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Hermanitas brings mentors to students Allison K. Sampite | Sat, Dec 18 2010 12:00 PM

About 60 young women from local middle and high schools attended an educational seminar Dec. 11 at the Chula Vista Police Department sponsored by the Mexican-American National Association of San Diego.

The event was coordinated by Hermanitas program director Celina Caprio and focused on the hermanitas or "little sisters" one-on-one mentorship program.

MANA de San Diego is a non-profit women's organization that assists young girls and women by providing them with skills, tools and support through educational programs.

Hermanitas is a mentoring program that runs throughout the school year and is one of four the association created to encourage young women through mentoring, educational financial support, health and wellness and leadership development workshops.

Myrian Solis Coronel, 30, is vice president of programs and has been at MANA for five years.

"It builds self esteem and allows Latinas to link with mentors in their field," she said.

Vivian Moreno, 28, has been a mentor with MANA four years and currently advises 16-year-old Yaneth Mora, a junior at Sweetwater High School. Mora has been in the Hermanitas program since seventh grade.

Moreno said she became a mentor because she didn't have anyone to turn to as a youth.

"When I finished the university, I said I want to be that change," she said. "I followed my passion to become a mentor and it's opened up a door ... I'm fulfilling a passion and doing something positive."

Moreno said Mora continues to go through many self-discovery issues. "I allow her to make mistakes," Moreno said.

"I know I will see her realize things on her own."

Carol Trujillo is a deputy city attorne an talked about how she became a lawyer. "Anything that's worth having is worth working hard for," she said. "It's very rewarding to find something you like to do."

Chula Vista Police Department Public Safety Analyst Melanie Culuko, has been with the department six years and calls herself a social justice advocate. Culuko was the only person in her family who attended college and graduated and talked about bullying in schools.

"How many of you see bullying going on in your schools?" she asked. Most of the students raised their hands. "What I empower you to do is be a catalyst for change," she said. "Talk about not perpetuating a rumor or gossip."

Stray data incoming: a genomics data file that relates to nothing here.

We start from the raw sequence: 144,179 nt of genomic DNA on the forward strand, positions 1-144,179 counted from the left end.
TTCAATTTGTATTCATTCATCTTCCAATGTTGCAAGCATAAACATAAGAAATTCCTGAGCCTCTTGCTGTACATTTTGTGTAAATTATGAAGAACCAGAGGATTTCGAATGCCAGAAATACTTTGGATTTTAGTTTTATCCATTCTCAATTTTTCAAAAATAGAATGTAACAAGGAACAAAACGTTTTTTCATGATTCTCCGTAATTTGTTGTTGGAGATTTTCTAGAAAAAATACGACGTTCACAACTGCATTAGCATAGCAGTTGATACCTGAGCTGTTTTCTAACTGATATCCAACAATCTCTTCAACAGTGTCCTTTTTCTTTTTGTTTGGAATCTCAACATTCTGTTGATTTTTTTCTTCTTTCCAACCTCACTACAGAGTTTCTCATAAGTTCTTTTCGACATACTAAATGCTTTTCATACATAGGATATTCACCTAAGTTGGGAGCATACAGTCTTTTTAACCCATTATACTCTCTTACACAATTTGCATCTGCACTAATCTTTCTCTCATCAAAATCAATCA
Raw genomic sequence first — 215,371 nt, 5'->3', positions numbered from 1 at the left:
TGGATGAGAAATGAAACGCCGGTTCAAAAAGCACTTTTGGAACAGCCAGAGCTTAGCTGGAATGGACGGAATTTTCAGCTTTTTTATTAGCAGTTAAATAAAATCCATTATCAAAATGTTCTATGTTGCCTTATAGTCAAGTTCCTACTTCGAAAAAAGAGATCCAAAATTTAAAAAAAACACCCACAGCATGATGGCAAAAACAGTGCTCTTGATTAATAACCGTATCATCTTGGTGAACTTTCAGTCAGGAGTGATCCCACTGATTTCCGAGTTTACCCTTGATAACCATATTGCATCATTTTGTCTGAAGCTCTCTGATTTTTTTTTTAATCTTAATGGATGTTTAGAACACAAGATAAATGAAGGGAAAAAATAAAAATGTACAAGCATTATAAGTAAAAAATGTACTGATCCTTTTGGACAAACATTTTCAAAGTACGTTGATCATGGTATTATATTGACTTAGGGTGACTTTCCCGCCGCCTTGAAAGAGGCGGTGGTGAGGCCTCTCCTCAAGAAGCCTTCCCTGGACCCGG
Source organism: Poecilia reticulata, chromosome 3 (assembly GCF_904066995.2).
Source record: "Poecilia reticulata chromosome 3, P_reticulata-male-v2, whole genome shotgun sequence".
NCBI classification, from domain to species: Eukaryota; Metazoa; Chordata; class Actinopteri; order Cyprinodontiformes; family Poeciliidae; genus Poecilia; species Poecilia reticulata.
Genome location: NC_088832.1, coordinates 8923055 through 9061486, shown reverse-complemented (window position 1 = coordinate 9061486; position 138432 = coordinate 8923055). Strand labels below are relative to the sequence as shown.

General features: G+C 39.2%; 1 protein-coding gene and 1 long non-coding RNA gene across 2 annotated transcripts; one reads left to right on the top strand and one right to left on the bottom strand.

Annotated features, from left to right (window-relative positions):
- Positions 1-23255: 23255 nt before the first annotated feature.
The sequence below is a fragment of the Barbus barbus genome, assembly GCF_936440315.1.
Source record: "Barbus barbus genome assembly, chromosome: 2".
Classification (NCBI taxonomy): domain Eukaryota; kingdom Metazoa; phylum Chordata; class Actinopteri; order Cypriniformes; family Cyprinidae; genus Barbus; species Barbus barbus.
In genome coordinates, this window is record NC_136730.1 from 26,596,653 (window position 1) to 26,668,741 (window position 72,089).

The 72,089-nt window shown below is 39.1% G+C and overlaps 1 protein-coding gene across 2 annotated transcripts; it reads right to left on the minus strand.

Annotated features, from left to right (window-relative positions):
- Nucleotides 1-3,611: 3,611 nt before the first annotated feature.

Culuko told the girls to surround themselves with positive people who make the right choices. "If something doesn't sound right, feel right, look right - you need to stand up for yourself," she said.

Sarah Sharpe has been a Chula Vista police officer for nine years and talked about sexting, or sending sexually explicit messages or photographs, with adolescents and teens.

Sharpe is a school resource officer and member of the crisis negotiation team.

According to Sharpe, one in five boys and girls admit to receiving suggestive texts, while 50 percent of teens admit to it. Sexting under age 18 is considered child pornography.

"In other states, kids have been put in jail for that," she said. Sharpe admonished the girls about thinking twice before sending inappropriate texts, or even allowing others to send them.

California does not currently have any laws against sexting.

"Seminars help expose the consequences of making poor decisions," Mora said. "It makes you think twice - you get inspired."

Alicia Chudy is a traffic officer with the Chula Vista Police Department and judo expert.

Chudy is 4 feet, 10 inches and was constantly discouraged from becoming an officer because of her height, especially by men.

"If you want something, you're going to do anything you want to get it," she said.

No one in Mora's family has been to college and she said she wants to become a psychologist to help people who have grown up in unhealthy families become more stable.

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